The Deportation Talk


Talking to your parent/guardian about their legal status is a really hard conversation to have - for both you and them.  However, with what's going on in the news, even if your parent/guardian never mentioned that they were undocumented, you should be the one to start the conversation and simply ask about it. 

One easy way to start the conversation is simply by asking: 

Could we sit down and talk about your legal status? I want to know more about the situation and help us prepare as a family

You may find that even by asking that question, your guardian answers that they are in fact legal in the country, in which case, you don't have to worry so much. However, if your parent/guardian starts off by saying that they are undocumented, it's important you have a whole family talk about what to do. 

The entire conversation doesn't have to be about logistics and how to prepare.  In fact, it can be a good opportunity to learn more about your parent/guardian's life before they came to the United States.  Below is a list of what to cover during the initial part of the deportation talk:


  1. Ask your parent/guardian about their legal status here in the U.S.-some families don't tell their children if they are undocumented because they don't want to worry them. However, there is actually stuff that you can be doing to help, so it's important to know. 
  2. Ask about what life was like in their native country, and what family you have there-not only is it interesting to know more about your background, but one of the few options that you have if your parent/guardian is deported is going back to your native country. Learning more about what life is like there, and what kind of family is already living there, will help you and your family figure out if that's a good option for you.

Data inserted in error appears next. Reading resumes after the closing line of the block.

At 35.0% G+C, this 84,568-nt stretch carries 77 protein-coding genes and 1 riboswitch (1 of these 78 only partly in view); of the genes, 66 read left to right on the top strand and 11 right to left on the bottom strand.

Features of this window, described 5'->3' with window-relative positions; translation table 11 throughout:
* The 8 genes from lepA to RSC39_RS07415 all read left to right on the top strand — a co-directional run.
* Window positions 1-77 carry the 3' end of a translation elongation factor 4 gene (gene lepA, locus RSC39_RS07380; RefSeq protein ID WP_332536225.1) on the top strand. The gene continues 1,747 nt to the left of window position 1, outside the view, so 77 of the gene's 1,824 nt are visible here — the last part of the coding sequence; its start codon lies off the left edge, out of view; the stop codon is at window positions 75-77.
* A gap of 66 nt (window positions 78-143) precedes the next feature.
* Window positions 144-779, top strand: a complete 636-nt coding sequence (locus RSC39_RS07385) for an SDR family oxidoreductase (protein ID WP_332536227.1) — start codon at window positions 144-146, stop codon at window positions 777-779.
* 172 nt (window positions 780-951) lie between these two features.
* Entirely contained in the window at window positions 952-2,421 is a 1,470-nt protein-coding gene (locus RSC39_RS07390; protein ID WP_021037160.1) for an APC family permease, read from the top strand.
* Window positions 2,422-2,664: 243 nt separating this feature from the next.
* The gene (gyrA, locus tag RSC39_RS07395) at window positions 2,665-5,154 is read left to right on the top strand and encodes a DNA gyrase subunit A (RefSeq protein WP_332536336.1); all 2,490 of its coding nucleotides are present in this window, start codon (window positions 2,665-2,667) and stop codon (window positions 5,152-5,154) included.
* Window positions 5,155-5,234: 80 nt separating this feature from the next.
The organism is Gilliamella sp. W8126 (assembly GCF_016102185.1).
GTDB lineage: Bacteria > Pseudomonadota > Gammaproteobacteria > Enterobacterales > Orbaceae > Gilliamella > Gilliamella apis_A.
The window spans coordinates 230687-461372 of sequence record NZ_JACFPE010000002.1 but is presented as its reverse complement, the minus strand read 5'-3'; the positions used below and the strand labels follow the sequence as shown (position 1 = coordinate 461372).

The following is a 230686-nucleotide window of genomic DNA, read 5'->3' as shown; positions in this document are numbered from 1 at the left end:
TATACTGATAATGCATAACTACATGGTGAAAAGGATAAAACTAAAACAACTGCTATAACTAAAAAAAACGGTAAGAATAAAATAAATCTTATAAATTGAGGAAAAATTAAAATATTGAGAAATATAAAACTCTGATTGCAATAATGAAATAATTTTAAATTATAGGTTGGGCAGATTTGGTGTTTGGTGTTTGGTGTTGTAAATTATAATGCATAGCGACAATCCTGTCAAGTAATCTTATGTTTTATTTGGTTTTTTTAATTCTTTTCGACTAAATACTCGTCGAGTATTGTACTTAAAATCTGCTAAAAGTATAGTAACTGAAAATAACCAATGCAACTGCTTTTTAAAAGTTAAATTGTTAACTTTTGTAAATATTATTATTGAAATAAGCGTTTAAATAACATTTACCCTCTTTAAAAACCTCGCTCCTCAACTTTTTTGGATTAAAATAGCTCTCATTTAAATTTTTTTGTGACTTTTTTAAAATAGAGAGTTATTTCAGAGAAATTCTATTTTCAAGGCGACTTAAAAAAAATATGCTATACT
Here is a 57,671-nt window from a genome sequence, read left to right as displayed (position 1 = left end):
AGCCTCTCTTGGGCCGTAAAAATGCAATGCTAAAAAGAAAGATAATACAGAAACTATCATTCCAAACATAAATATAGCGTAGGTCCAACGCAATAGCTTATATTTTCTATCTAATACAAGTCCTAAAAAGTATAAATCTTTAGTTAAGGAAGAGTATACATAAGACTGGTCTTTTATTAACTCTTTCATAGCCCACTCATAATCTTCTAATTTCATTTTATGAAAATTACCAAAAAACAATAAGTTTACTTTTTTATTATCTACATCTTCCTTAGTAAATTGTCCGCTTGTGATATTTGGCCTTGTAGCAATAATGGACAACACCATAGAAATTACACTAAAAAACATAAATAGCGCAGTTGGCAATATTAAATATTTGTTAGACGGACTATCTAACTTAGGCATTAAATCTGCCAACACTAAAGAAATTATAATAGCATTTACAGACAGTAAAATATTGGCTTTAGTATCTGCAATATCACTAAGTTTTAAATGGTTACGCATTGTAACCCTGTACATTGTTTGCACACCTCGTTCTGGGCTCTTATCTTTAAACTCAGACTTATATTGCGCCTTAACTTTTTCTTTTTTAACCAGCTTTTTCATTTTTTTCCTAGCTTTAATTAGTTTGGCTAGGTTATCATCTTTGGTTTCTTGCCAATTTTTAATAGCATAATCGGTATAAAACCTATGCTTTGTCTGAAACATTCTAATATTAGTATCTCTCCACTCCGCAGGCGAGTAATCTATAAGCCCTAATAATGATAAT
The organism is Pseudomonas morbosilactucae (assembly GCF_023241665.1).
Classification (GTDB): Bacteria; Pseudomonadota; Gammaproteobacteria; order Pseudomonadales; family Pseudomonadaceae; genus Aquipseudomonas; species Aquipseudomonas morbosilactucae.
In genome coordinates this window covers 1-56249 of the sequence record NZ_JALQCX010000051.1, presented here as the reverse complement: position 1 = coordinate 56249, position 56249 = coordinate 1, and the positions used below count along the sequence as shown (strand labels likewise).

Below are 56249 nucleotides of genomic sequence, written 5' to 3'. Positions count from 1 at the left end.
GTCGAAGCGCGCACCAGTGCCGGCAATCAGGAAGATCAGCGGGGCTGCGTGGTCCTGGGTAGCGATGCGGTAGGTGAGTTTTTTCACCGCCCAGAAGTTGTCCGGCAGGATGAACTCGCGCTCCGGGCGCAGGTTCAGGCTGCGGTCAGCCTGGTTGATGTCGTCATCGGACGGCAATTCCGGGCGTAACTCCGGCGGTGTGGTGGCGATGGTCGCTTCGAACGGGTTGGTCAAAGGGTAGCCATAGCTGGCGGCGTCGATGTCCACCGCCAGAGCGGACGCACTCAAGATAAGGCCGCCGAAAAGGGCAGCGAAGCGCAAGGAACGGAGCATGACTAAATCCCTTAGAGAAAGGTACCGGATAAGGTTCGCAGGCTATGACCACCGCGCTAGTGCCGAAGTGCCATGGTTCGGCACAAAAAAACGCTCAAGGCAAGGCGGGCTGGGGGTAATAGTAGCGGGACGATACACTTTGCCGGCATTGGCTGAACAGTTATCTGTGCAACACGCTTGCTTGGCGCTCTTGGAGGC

3. Ask them why they left- this also works to determine if moving to your parent/guardians native country with them is a good idea. Some people move because their country is dangerous, or they were living in poverty, in which case, they may recommend that you stay in the U.S. and live with a different family (and you will want to have a say in who they choose).

Once you ask them these questions, ask them what they believe the best option would be, try asking them: 


What do you think should be my plan? Should I come with you to another country or stay here?

Once it is decided whether or not you are planning on staying in the U.S., it's time to move onto the logistics of the preparedness plan-click the button below for that information.